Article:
By Jedidiah McKeehan

When people ask me about my personal position on the concept of divorce, I tell them, “I am not pro-divorce, I am pro people being happy.”  I would never, and do not, push people toward getting a divorce.

Some people are hesitant to file for divorce because of religious reasons.  There are some strong passages in the Bible that speak against divorce.

“‘For I hate divorce,’ says the Lord, the God of Israel…” (Malachi 2:16 New American Standard (NAS)).

“And I say to you, whoever divorces his wife, except for sexual immorality, and marries another woman, commits adultery” (Matthew 19:9 NASB).

Those are strong statements condemning divorce.  However, Tennessee law has an option available to individuals who desire to separate from their spouses without actually divorcing them, legal separation.

Tennessee Code Annotated section 36-4-102 allows someone to be legally separated from their spouse while still officially remaining married to them.

What’s the difference between a divorce and a legal separation?  Well, the big one is that you are still married to your spouse so you cannot get remarried.  However, many aspects of being legally separated are the exact same as a divorce.  You divide up assets and debts, you put in to place a parenting plan, you can set up alimony and child support, and you separate yourself from being liable for each other’s debts going forward.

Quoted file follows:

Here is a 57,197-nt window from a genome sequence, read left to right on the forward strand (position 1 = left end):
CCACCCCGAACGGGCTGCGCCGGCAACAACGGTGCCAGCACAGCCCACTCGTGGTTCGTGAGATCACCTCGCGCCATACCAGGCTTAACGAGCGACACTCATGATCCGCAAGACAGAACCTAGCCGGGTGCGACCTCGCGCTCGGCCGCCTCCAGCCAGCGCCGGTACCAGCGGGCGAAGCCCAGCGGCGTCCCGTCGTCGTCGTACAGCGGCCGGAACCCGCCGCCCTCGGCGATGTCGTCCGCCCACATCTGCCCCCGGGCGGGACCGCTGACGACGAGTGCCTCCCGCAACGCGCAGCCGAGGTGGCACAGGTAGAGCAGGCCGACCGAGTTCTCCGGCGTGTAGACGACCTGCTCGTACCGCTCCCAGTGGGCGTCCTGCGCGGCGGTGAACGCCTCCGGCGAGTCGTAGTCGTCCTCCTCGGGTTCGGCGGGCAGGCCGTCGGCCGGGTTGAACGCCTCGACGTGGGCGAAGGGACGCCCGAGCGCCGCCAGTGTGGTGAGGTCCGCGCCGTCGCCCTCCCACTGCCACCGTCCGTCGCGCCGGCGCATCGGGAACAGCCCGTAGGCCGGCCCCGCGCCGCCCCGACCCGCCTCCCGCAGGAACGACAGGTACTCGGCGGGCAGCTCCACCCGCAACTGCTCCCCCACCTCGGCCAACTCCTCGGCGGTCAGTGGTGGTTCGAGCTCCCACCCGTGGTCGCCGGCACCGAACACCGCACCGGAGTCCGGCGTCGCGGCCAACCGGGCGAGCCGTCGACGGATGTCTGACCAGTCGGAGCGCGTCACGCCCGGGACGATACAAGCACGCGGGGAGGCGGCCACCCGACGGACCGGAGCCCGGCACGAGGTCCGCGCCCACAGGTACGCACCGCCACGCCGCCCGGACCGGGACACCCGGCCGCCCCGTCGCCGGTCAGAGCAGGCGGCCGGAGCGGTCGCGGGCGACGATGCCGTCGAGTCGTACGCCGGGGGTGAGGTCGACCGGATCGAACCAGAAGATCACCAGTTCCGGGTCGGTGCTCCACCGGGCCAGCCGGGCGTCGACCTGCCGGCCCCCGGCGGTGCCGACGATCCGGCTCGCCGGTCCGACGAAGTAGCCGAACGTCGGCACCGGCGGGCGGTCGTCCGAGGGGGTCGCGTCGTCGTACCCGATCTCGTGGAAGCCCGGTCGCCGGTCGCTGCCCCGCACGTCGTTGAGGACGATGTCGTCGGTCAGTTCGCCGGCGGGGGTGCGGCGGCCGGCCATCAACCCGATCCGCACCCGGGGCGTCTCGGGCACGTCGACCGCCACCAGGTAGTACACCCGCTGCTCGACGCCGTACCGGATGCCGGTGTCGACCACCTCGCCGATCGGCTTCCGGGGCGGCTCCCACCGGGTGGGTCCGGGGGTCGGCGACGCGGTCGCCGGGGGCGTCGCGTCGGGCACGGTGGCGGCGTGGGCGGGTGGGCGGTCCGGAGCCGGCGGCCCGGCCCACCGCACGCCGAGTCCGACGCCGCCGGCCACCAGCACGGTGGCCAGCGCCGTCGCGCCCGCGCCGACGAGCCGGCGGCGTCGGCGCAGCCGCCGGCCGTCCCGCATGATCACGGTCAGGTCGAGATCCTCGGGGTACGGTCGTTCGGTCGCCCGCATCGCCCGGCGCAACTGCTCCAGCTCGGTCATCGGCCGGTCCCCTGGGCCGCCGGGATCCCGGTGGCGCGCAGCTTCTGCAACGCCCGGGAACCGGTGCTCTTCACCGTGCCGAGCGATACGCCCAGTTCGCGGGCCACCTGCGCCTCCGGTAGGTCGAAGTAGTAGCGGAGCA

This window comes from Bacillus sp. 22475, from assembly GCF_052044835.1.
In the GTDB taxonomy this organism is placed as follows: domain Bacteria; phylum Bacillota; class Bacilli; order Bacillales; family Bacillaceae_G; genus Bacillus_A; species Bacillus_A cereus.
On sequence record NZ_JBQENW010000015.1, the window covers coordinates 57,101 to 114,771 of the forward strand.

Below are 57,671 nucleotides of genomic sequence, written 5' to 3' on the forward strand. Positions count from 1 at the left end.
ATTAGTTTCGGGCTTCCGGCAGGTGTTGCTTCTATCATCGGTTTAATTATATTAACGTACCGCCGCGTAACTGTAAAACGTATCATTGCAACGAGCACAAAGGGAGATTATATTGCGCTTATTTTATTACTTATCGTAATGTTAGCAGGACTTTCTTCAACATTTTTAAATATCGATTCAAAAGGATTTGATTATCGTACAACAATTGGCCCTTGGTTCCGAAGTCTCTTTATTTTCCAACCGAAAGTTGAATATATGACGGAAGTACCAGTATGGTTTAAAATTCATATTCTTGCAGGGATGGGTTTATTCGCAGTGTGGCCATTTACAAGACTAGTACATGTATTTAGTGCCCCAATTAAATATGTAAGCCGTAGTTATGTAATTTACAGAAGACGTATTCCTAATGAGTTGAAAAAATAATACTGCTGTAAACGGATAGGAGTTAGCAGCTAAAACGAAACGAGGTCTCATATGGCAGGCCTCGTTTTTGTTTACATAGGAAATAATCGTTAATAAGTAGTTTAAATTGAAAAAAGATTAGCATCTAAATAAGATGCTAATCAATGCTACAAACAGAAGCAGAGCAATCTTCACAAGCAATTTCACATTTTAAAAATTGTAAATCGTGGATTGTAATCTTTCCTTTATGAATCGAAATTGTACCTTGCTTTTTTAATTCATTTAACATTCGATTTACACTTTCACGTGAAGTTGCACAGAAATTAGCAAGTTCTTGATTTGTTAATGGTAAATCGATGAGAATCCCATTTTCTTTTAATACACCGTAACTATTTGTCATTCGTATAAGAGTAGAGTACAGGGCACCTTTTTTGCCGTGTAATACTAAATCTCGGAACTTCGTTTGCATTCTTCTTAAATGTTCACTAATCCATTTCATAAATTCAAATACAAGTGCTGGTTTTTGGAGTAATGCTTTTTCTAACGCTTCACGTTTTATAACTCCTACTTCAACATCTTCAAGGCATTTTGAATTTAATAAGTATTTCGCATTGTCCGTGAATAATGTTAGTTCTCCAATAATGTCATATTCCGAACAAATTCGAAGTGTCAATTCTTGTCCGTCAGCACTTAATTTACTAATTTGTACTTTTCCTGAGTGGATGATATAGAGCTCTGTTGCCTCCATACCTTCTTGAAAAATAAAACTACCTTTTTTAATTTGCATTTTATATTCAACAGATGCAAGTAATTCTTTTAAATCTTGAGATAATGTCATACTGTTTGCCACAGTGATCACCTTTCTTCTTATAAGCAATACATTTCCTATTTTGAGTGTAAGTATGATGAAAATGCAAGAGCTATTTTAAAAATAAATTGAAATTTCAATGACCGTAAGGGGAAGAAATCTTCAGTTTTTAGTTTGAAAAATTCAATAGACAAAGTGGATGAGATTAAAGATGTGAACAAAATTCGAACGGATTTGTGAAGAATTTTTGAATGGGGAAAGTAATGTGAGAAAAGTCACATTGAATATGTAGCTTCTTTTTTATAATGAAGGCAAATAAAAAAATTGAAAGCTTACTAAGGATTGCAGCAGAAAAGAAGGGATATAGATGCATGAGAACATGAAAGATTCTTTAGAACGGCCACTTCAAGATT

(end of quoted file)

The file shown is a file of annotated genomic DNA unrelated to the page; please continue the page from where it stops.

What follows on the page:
So in effect, you are going through the steps to “divorce” your life from your spouse while remaining legally married to them.

One other aspect of legal separation is that it allows the spouses to remain on each other’s insurance because you all are still married.  I have seen some couple choose a legal separation instead of a divorce simply because it is cost-prohibitive for them to obtain separate medical insurance.

So, if you would like to separate yourself from your spouse while also honoring your religious beliefs, legal separation might be an option you want to explore.


Jedidiah McKeehan is an attorney practicing in Knox County and surrounding counties.  He works in many areas, including criminal, personal injury, landlord-tenant, probate, and estate planning. Visit for more information about this legal issue and other legal issues.